This past weekend, I visited Albert Woodfox for the umpteenth time in the last five years. All but one of the visits have been at the David Wade Correctional Center in Homer, Louisiana, five hours from where I live. At the beginning, it was a grueling trip because I wasn’t used to it and I have to go up on Saturday and come back the following day for a total of ten hours behind the wheel in one weekend. Sometimes it rains and once, it poured all the way up and all the way back.
|By: Angola 3 News Tuesday April 29, 2014 6:28 pm|
|By: Angola 3 News Wednesday April 2, 2014 6:08 pm|
A new 40-minute documentary film by Canadian History Professor Ron Harpelle, entitled Hard Time, focuses on the life of Robert Hillary King, who spent 29 years in continuous solitary confinement until his conviction was overturned and he was released from Louisiana’s infamous Angola State Prison in 2001.
Along with Herman Wallace and Albert Woodfox, Robert King is one of three Black Panther political prisoners known as the Angola 3.
|By: Angola 3 News Monday November 25, 2013 7:15 pm|
Azadeh Zohrabi spoke in San Francisco on November 8, 2013, at an event alongside Robert H. King of the Angola 3, who was released in 2001 after 29 years in continuous solitary confinement.
|By: Angola 3 News Wednesday April 24, 2013 2:00 pm|
–An interview with Theresa Shoatz and Matt Meyer
This month, a 30-day action campaign was launched demanding the release of Russell ‘Maroon’ Shoatz from solitary confinement, where he has been held for over 23 consecutive years, and 28 of the last 30 years, in Pennsylvania prisons. On April 8, when the campaign began, Maroon’s legal team sent a letter to the Pennsylvania Department of Corrections (PA DOC), demanding his release from solitary confinement and promising litigation against the PA DOC if he is not transferred to general population by May 8.
The action campaign describes Maroon as “a former leader of the Black Panthers and the Black freedom movement, born in Philadelphia in 1943 and originally imprisoned in January 1972 for actions relating to his political involvement. With an extraordinary thirty-plus years spent in solitary confinement…Maroon’s case is one of the most shocking examples of U.S. torture of political prisoners, and one of the most egregious examples of human rights violations regarding prison conditions anywhere in the world. His ‘Maroon’ nickname is, in part, due to his continued resistance—which twice led him to escape confinement; it is also based on his continued clear analysis, including recent writings on ecology and matriarchy.”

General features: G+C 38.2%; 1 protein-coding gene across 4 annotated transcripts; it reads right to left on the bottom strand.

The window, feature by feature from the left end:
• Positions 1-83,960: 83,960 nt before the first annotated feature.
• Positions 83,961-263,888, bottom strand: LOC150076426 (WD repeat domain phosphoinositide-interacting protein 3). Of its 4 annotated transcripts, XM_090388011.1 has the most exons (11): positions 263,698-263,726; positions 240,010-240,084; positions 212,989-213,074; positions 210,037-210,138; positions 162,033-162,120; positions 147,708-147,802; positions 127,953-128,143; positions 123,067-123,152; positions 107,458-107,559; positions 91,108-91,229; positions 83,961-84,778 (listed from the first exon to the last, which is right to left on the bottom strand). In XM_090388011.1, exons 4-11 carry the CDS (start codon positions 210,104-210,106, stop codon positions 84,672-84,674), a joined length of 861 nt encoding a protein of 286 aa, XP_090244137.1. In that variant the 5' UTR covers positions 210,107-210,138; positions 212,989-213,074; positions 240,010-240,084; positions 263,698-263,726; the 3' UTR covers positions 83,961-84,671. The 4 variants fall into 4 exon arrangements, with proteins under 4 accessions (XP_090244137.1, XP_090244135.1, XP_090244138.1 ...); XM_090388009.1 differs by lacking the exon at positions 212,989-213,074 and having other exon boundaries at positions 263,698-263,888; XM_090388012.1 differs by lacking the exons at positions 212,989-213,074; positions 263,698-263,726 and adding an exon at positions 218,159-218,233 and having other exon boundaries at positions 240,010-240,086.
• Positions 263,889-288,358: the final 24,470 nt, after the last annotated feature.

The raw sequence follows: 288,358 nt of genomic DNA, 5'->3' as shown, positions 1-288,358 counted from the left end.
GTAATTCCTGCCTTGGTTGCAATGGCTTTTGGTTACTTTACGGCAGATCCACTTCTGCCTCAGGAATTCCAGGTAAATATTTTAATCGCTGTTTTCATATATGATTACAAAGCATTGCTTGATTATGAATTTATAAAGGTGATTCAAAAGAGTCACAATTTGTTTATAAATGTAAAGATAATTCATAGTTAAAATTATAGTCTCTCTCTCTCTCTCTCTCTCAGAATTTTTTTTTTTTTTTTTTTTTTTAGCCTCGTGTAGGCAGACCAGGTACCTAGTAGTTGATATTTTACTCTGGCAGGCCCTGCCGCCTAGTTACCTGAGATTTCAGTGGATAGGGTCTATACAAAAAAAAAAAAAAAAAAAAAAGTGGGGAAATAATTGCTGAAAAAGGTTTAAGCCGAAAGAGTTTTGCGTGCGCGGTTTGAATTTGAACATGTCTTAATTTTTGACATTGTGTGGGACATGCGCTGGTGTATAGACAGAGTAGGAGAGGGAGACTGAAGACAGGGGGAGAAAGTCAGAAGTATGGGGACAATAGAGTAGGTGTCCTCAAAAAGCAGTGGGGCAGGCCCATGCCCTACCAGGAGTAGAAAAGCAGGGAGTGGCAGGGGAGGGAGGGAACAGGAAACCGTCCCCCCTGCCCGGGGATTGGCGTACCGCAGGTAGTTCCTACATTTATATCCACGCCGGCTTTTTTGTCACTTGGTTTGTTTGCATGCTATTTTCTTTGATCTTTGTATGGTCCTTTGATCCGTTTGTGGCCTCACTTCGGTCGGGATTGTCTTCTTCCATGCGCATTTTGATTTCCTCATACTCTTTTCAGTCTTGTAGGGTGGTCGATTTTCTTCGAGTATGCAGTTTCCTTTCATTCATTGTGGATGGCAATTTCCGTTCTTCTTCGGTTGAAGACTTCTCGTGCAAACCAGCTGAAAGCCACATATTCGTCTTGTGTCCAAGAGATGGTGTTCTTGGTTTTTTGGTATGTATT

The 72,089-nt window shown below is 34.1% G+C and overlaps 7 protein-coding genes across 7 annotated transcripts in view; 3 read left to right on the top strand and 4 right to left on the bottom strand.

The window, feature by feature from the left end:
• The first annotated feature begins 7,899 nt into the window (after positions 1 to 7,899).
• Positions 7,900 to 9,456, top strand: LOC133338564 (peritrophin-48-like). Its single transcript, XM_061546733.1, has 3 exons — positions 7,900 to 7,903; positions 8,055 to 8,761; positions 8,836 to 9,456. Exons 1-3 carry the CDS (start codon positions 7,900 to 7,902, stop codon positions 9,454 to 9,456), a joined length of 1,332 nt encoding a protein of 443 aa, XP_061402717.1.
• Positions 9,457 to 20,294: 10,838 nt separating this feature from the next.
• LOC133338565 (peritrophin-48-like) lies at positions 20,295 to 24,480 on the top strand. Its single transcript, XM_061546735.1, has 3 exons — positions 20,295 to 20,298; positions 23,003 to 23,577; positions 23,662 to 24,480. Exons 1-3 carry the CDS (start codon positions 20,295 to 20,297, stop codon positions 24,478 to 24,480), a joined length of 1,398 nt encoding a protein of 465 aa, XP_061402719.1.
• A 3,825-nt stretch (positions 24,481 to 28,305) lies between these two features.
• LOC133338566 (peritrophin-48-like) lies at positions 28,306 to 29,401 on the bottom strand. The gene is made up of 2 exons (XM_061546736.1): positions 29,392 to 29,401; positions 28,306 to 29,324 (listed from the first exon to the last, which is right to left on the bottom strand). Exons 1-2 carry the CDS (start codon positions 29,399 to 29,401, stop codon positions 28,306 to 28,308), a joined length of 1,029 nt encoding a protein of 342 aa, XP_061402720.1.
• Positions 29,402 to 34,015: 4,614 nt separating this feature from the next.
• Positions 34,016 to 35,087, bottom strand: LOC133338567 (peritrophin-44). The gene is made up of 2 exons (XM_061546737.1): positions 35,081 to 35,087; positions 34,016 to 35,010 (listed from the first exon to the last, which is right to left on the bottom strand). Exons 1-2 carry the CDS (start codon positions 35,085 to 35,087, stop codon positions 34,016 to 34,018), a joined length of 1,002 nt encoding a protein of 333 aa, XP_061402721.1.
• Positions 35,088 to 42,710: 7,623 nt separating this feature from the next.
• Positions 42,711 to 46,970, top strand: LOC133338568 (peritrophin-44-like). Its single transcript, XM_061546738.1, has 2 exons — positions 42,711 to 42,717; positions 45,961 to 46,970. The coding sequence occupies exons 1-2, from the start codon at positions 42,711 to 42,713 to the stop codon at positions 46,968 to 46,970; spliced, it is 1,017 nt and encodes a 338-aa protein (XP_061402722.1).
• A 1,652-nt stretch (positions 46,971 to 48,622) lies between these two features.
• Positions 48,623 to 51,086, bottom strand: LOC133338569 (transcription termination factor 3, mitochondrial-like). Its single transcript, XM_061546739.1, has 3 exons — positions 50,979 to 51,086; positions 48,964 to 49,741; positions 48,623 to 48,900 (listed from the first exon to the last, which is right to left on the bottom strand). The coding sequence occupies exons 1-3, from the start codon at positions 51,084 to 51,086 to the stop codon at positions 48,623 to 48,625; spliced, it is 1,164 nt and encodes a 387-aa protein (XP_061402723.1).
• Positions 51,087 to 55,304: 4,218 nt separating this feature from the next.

|By: Angola 3 News Saturday March 23, 2013 4:00 pm|
My name is Robert H. King. I was released on February 8, 2001 after spending 31 years in prison – 29 of them in solitary confinement at the infamous Louisiana State Prison also known as ‘Angola’.
Confined there with me were Albert Woodfox and Herman Wallace, the other two friends who make up ‘the Angola 3′. Herman and Albert have now spent 41 years in prison. And though they are no longer housed at Angola, both remain in solitary confinement at another prison – a punishment Amnesty has described as ‘cruel, inhuman and degrading’.
|By: Todd Gitlin Sunday November 11, 2012 1:59 pm|
In 1977, The Daily Californian, Berkeley’s student paper, filed a Freedom of Information Act request for documents bearing on FBI surveillance in Berkeley during the 60’s and early 70’s. In 1981, Seth Rosenfeld, then a Daily Cal reporter, started reading those files that the FBI turned over. He published some initial reports. Later that year, having observed how many files were missing or blacked out (“I wondered whether the bureau was America’s biggest consumer of Magic Markers,” he writes), he filed an additional request for “any and all” records on former UC President Clark Kerr, former Free Speech Movement leader Mario Savio, and more than a hundred other individuals, organizations, and events.
Five lawsuits, many more Magic Markers, and 30 years later, he had succeeded in retrieving more than 300,000 pages of records, a federal judge having ruled that the FBI had no legitimate law enforcement purpose in keeping them secret. His venture in unearthing records about illicit espionage and political operations by America’s chief cops extended throughout, and outlasted, Rosenfeld’s distinguished career as an investigative reporter for San Francisco’s Examiner and Chronicle.
The resulting book is not only about campus surveillance but political causation.